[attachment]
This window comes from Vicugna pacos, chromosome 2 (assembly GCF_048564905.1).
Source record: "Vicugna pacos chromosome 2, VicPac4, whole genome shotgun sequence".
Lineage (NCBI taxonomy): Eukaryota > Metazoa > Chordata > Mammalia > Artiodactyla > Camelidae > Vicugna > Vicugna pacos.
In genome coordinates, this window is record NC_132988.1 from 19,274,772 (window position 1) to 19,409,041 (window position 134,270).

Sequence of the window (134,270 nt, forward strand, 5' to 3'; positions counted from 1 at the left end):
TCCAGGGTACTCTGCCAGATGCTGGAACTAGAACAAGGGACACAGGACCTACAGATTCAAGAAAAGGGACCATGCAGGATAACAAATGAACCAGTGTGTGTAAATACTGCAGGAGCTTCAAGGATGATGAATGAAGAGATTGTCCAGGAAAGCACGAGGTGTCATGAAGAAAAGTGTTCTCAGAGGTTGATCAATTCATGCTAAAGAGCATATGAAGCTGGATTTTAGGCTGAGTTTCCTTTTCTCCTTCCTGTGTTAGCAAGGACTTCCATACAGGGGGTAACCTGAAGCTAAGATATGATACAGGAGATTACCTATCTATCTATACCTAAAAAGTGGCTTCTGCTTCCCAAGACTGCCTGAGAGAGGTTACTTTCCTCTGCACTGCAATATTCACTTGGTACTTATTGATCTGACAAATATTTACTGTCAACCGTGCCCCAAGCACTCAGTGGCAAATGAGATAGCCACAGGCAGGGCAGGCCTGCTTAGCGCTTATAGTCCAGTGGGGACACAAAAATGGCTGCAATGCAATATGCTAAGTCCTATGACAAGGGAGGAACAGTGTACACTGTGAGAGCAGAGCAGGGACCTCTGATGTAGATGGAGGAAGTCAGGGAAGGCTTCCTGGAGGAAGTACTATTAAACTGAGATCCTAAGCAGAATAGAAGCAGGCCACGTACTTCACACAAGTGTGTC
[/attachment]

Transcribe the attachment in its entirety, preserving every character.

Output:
This window comes from Vicugna pacos, chromosome 2 (assembly GCF_048564905.1).
Source record: "Vicugna pacos chromosome 2, VicPac4, whole genome shotgun sequence".
Lineage (NCBI taxonomy): Eukaryota > Metazoa > Chordata > Mammalia > Artiodactyla > Camelidae > Vicugna > Vicugna pacos.
In genome coordinates, this window is record NC_132988.1 from 19,274,772 (window position 1) to 19,409,041 (window position 134,270).

Sequence of the window (134,270 nt, forward strand, 5' to 3'; positions counted from 1 at the left end):
TCCAGGGTACTCTGCCAGATGCTGGAACTAGAACAAGGGACACAGGACCTACAGATTCAAGAAAAGGGACCATGCAGGATAACAAATGAACCAGTGTGTGTAAATACTGCAGGAGCTTCAAGGATGATGAATGAAGAGATTGTCCAGGAAAGCACGAGGTGTCATGAAGAAAAGTGTTCTCAGAGGTTGATCAATTCATGCTAAAGAGCATATGAAGCTGGATTTTAGGCTGAGTTTCCTTTTCTCCTTCCTGTGTTAGCAAGGACTTCCATACAGGGGGTAACCTGAAGCTAAGATATGATACAGGAGATTACCTATCTATCTATACCTAAAAAGTGGCTTCTGCTTCCCAAGACTGCCTGAGAGAGGTTACTTTCCTCTGCACTGCAATATTCACTTGGTACTTATTGATCTGACAAATATTTACTGTCAACCGTGCCCCAAGCACTCAGTGGCAAATGAGATAGCCACAGGCAGGGCAGGCCTGCTTAGCGCTTATAGTCCAGTGGGGACACAAAAATGGCTGCAATGCAATATGCTAAGTCCTATGACAAGGGAGGAACAGTGTACACTGTGAGAGCAGAGCAGGGACCTCTGATGTAGATGGAGGAAGTCAGGGAAGGCTTCCTGGAGGAAGTACTATTAAACTGAGATCCTAAGCAGAATAGAAGCAGGCCACGTACTTCACACAAGTGTGTC